Everyone has an immune system that protects the body from viruses, bacteria, allergens, and toxins. Usually, the immune system does not recognize cancer as a threat to the body, because it originates from the body’s own cells. Therefore, there is no immune response and cancer grows unchecked by the body’s defense system. Immunotherapy for cancer is a method of treatment that uses the body’s immune system to find and destroy cancer cells.
Immunotherapy can be used to target cancer cells directly, boost the immune system so that it responds to the cancer, prevent cancer from returning after treatment, or rebuild the immune system. Immunotherapy is a common treatment for breast cancer, prostate cancer, leukemia, lymphoma, lung cancer, bladder cancer, and melanoma, but it is being studied as a treatment for other types of cancer, as well.
This targeted immunotherapy consists of antibodies created in a laboratory that target a specific protein on the surface of a cancer cell to mark it as cancerous. They may also block a receptor that is important for cell growth.
Cells are modified in a laboratory to either prevent disease, like the HPV vaccine, or treat cancer directly, like tumor cell vaccines.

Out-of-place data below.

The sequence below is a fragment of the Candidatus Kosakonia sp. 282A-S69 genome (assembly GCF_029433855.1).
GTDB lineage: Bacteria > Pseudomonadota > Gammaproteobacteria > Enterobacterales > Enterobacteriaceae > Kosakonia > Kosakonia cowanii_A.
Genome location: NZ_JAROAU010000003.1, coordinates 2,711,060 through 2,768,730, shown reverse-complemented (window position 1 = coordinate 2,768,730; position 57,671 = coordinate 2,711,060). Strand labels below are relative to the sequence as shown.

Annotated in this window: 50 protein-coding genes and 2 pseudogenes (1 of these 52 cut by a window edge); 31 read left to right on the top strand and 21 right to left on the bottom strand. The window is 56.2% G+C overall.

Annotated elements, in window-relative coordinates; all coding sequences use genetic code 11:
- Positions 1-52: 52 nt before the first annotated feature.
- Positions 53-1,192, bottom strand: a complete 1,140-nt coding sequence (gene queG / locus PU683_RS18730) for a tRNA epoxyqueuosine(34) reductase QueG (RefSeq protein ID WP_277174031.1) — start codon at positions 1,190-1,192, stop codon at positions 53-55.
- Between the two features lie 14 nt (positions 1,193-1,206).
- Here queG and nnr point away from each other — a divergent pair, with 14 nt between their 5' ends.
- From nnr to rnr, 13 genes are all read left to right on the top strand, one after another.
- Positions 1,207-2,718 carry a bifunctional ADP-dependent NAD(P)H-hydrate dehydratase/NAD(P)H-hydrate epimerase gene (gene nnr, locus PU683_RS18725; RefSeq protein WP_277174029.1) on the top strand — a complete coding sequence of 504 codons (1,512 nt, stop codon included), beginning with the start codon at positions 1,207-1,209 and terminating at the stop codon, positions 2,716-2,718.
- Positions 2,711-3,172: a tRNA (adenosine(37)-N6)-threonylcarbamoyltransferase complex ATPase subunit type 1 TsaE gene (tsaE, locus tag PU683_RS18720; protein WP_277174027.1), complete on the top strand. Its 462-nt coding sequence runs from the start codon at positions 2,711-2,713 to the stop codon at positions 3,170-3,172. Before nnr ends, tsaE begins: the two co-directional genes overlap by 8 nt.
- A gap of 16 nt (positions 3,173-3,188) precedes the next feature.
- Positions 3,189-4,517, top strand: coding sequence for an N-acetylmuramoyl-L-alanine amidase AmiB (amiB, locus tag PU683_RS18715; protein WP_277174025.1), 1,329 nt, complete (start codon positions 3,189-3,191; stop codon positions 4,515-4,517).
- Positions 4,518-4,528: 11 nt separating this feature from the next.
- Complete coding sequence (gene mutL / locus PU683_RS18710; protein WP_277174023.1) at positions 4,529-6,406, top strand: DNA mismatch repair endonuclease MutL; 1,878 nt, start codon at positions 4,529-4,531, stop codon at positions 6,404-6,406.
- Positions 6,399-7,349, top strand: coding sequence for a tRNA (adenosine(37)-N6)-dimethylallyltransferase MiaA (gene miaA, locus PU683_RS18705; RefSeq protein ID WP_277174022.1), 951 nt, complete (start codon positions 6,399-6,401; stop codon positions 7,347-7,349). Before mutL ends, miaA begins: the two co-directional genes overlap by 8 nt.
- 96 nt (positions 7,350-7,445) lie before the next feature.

Cytokines allow immune cells to communicate. This type of therapy focuses on the communications that activate the immune system.
This therapy removes T-cells directly from the tumor and either replicates or enhances them to try to initiate an immune response against the cancer cells.
Lymphocytes, a type of white blood cell, are infused from a donor to a patient who has received an allogenic bone marrow transplant from the same donor. The donor lymphocytes help guide the patient’s immune system to find targets.
This is a combination of radiation and monoclonal antibodies that delivers radiation directly to the tumor cells, often in lower doses and over a longer period of time.
Viruses are used to infect cancer cells, so that when the immune system responds to the virus, it eliminates the cancer cells in the process.
These medications prevent cancer cells from deactivating T-cells, so the immune system remains active against the cancer cells.
The most common side effects of immunotherapy for cancer are results of the stimulation of the immune system, which can sometimes feel similar to getting the flu. Each specific type of therapy may have some additional unique side effects that can be explained by the care team.
Some patients can also have an allergic reaction.